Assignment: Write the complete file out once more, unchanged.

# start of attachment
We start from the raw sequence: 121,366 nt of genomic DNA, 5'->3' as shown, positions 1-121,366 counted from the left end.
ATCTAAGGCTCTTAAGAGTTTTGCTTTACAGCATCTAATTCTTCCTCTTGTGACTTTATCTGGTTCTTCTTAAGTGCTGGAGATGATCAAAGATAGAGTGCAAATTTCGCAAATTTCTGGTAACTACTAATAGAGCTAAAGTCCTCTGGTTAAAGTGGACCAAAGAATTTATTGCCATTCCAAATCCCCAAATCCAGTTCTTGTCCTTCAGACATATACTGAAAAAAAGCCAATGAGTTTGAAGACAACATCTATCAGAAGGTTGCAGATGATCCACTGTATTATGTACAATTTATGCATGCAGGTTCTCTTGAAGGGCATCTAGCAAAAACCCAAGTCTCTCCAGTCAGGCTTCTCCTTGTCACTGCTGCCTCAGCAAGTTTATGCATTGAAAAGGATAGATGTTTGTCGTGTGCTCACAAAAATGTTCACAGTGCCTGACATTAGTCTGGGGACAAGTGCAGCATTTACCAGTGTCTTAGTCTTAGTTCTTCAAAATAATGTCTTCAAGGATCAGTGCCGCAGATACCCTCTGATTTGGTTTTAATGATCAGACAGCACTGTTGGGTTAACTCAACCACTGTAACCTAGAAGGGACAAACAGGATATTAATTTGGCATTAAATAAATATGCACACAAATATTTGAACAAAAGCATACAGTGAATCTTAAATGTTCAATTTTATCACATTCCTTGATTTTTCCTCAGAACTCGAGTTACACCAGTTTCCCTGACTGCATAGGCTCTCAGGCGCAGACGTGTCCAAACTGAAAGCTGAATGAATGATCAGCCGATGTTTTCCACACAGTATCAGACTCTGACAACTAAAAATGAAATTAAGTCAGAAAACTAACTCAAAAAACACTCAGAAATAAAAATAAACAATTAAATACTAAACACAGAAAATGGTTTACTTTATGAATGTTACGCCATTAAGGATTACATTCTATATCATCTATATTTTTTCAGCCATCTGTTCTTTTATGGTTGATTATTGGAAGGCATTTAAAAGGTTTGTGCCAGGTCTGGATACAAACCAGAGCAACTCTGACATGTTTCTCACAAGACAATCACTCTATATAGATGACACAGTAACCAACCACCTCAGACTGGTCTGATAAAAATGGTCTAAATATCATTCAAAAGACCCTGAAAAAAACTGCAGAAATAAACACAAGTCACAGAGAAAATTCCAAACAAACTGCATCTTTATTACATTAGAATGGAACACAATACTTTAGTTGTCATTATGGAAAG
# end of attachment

We start from the raw sequence: 121,366 nt of genomic DNA, 5'->3' as shown, positions 1-121,366 counted from the left end.
ATCTAAGGCTCTTAAGAGTTTTGCTTTACAGCATCTAATTCTTCCTCTTGTGACTTTATCTGGTTCTTCTTAAGTGCTGGAGATGATCAAAGATAGAGTGCAAATTTCGCAAATTTCTGGTAACTACTAATAGAGCTAAAGTCCTCTGGTTAAAGTGGACCAAAGAATTTATTGCCATTCCAAATCCCCAAATCCAGTTCTTGTCCTTCAGACATATACTGAAAAAAAGCCAATGAGTTTGAAGACAACATCTATCAGAAGGTTGCAGATGATCCACTGTATTATGTACAATTTATGCATGCAGGTTCTCTTGAAGGGCATCTAGCAAAAACCCAAGTCTCTCCAGTCAGGCTTCTCCTTGTCACTGCTGCCTCAGCAAGTTTATGCATTGAAAAGGATAGATGTTTGTCGTGTGCTCACAAAAATGTTCACAGTGCCTGACATTAGTCTGGGGACAAGTGCAGCATTTACCAGTGTCTTAGTCTTAGTTCTTCAAAATAATGTCTTCAAGGATCAGTGCCGCAGATACCCTCTGATTTGGTTTTAATGATCAGACAGCACTGTTGGGTTAACTCAACCACTGTAACCTAGAAGGGACAAACAGGATATTAATTTGGCATTAAATAAATATGCACACAAATATTTGAACAAAAGCATACAGTGAATCTTAAATGTTCAATTTTATCACATTCCTTGATTTTTCCTCAGAACTCGAGTTACACCAGTTTCCCTGACTGCATAGGCTCTCAGGCGCAGACGTGTCCAAACTGAAAGCTGAATGAATGATCAGCCGATGTTTTCCACACAGTATCAGACTCTGACAACTAAAAATGAAATTAAGTCAGAAAACTAACTCAAAAAACACTCAGAAATAAAAATAAACAATTAAATACTAAACACAGAAAATGGTTTACTTTATGAATGTTACGCCATTAAGGATTACATTCTATATCATCTATATTTTTTCAGCCATCTGTTCTTTTATGGTTGATTATTGGAAGGCATTTAAAAGGTTTGTGCCAGGTCTGGATACAAACCAGAGCAACTCTGACATGTTTCTCACAAGACAATCACTCTATATAGATGACACAGTAACCAACCACCTCAGACTGGTCTGATAAAAATGGTCTAAATATCATTCAAAAGACCCTGAAAAAAACTGCAGAAATAAACACAAGTCACAGAGAAAATTCCAAACAAACTGCATCTTTATTACATTAGAATGGAACACAATACTTTAGTTGTCATTATGGAAAG